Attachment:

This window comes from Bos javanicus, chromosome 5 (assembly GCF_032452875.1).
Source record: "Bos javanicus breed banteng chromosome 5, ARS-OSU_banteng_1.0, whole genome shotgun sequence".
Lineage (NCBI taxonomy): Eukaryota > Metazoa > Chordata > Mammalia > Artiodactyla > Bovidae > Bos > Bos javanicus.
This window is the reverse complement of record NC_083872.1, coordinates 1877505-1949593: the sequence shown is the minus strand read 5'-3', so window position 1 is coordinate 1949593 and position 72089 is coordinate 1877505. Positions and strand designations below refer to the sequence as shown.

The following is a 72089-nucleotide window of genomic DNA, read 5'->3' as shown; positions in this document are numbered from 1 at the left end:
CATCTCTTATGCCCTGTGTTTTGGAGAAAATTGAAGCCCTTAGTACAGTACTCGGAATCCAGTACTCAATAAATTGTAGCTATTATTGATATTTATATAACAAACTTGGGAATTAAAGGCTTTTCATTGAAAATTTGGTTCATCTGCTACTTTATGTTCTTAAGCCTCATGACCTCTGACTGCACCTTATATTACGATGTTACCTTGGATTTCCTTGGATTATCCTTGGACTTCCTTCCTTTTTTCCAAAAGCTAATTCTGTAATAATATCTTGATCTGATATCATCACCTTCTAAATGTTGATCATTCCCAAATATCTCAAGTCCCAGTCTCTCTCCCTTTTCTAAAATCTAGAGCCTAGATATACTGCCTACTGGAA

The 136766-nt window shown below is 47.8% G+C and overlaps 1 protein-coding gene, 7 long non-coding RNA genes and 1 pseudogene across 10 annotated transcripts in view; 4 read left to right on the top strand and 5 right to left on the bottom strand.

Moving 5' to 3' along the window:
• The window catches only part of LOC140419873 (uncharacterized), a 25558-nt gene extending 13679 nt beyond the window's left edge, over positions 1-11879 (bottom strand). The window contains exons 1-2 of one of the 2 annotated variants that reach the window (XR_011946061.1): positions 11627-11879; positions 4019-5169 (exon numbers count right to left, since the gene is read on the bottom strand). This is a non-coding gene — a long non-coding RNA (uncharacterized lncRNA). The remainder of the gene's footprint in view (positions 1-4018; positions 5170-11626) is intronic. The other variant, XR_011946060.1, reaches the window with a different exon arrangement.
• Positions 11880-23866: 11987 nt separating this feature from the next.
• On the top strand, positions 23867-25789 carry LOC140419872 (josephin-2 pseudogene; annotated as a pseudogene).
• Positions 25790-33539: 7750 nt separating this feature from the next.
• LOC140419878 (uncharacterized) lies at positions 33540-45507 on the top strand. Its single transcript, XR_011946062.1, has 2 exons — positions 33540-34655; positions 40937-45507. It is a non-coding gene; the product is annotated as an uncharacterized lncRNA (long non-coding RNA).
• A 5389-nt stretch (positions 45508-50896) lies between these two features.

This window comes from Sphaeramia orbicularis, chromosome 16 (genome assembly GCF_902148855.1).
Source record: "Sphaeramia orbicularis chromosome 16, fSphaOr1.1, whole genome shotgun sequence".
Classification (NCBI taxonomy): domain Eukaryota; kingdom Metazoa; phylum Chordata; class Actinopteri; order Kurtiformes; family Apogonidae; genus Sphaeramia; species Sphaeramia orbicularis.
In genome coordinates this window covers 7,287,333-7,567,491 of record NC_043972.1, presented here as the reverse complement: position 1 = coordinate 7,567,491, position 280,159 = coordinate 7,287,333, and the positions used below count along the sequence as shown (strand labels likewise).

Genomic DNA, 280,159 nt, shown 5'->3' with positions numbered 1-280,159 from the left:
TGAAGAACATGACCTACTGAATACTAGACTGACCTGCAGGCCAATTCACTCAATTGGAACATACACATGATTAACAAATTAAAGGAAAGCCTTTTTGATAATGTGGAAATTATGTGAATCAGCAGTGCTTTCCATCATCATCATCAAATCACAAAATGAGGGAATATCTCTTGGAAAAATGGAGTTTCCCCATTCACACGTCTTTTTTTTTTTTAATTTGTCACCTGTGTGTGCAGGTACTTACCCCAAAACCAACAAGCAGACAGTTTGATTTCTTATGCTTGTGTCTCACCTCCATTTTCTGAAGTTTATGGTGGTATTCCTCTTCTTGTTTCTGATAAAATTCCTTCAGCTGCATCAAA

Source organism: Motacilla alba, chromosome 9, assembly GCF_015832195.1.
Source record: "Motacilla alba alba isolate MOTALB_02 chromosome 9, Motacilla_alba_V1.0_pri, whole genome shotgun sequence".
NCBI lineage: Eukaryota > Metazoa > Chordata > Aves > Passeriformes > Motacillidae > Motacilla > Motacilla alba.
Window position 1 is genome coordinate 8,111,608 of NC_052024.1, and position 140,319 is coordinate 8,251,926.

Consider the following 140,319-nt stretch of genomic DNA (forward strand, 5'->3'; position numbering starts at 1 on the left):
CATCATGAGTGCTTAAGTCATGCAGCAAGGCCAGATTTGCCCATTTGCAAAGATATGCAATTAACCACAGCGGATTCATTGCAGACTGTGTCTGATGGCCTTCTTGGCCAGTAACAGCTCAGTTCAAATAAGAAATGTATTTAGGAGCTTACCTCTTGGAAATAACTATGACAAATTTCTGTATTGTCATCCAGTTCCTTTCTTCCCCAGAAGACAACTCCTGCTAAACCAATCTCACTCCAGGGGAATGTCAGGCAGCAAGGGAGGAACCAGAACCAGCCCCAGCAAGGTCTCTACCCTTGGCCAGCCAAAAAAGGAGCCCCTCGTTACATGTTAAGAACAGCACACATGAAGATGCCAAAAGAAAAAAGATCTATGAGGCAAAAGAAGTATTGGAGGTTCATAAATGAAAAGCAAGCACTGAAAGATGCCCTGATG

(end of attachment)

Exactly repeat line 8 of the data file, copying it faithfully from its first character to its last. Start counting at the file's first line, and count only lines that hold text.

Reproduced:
Moving 5' to 3' along the window: